Twitter's shareholder vote on its acquisition by Elon Musk will take place on September 13, before the social network's lawsuit against the richest man in the world opens in October. world.
Twitter summoned its shareholders to a “special meeting” via videoconference, according to official documents filed with the SEC, the US stock market watchdog, on Tuesday.
The voting landscape has changed dramatically since late April, when the group's board and Elon Musk signed an agreement to buy Twitter at $54.20 a share, a $44 billion valuation. dollars.
On July 8, the boss of Tesla and SpaceX unilaterally terminated this agreement, on the grounds that the company based in San Francisco had, according to him, lied about the proportion of automated accounts and spam on its platform.
Twitter then launched a lawsuit against the multi-billionaire, to force him to honor his commitment.
Last week, the judge in charge of the case, president of a court specializing in business law, indicated that the trial would be held in October and would last five days. The two sides have yet to agree on a date.
Twitter's board has in the past called on its shareholders to vote in favor of the acquisition when the time comes.
Its stock is currently worth around $39. If the transaction finally takes place, it would represent a significant capital gain for the shareholders.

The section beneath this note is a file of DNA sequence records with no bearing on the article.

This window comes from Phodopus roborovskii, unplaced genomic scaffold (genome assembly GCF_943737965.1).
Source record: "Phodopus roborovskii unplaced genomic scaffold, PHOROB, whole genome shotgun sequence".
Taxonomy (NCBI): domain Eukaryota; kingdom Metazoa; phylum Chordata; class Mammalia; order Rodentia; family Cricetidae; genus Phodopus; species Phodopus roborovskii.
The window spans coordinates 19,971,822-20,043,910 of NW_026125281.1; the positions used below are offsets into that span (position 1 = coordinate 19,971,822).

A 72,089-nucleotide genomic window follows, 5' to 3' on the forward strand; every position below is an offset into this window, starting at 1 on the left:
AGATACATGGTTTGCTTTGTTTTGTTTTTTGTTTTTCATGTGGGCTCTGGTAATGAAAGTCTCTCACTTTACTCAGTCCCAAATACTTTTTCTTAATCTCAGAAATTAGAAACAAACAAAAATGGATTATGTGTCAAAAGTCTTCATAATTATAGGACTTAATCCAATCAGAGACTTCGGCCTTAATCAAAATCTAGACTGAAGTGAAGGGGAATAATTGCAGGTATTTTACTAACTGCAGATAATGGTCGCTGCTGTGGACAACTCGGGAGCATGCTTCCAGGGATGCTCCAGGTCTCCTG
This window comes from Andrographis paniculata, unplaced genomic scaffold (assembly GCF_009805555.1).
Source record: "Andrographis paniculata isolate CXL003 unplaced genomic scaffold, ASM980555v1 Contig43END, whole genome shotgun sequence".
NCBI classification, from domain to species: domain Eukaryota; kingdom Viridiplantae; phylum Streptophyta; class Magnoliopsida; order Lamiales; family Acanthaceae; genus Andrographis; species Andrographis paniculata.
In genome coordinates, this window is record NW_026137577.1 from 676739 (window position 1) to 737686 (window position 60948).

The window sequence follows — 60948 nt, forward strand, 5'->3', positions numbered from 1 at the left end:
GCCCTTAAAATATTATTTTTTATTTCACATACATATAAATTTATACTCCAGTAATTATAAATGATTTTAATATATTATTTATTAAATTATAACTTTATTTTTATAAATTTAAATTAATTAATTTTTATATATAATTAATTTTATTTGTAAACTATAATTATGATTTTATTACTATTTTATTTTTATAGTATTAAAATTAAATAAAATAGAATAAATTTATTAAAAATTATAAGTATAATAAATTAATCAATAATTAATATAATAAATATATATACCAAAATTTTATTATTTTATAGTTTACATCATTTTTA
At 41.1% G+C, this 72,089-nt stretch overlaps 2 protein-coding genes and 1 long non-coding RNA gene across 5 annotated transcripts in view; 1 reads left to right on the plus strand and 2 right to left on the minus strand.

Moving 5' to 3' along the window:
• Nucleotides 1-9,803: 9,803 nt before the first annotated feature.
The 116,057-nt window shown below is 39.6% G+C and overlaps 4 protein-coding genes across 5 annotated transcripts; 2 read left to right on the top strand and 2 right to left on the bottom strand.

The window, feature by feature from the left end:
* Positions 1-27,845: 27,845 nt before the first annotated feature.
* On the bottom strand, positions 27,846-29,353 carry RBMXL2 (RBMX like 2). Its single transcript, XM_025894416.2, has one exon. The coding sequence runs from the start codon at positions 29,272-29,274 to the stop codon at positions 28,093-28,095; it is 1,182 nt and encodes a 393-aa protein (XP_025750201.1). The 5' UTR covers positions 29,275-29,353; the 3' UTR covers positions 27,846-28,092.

The judge's decision was seen as a first victory for the firm with the blue bird, which had requested an accelerated procedure, as early as September, so as not to prolong this period of uncertainty which partly paralyzes the company.
Elon Musk, he wanted that the hostilities were not open until next year, ensuring that experts had to analyze “mountains of data” on the fake accounts.
< p>Twitter's lawyers believe that the whimsical entrepreneur has changed his mind in the face of the recent drop in stock market valuations of technology companies.
In the complaint, they accuse him of “hypocrisy” and “bad faith.”
“We suspect that Mr. Musk wants to delay this trial long enough to never be held to account. […] He knows that in such circumstances, justice delayed is often justice not done. This is even what he hopes for,” said one of them, William Savitt, during the preliminary hearing on July 19.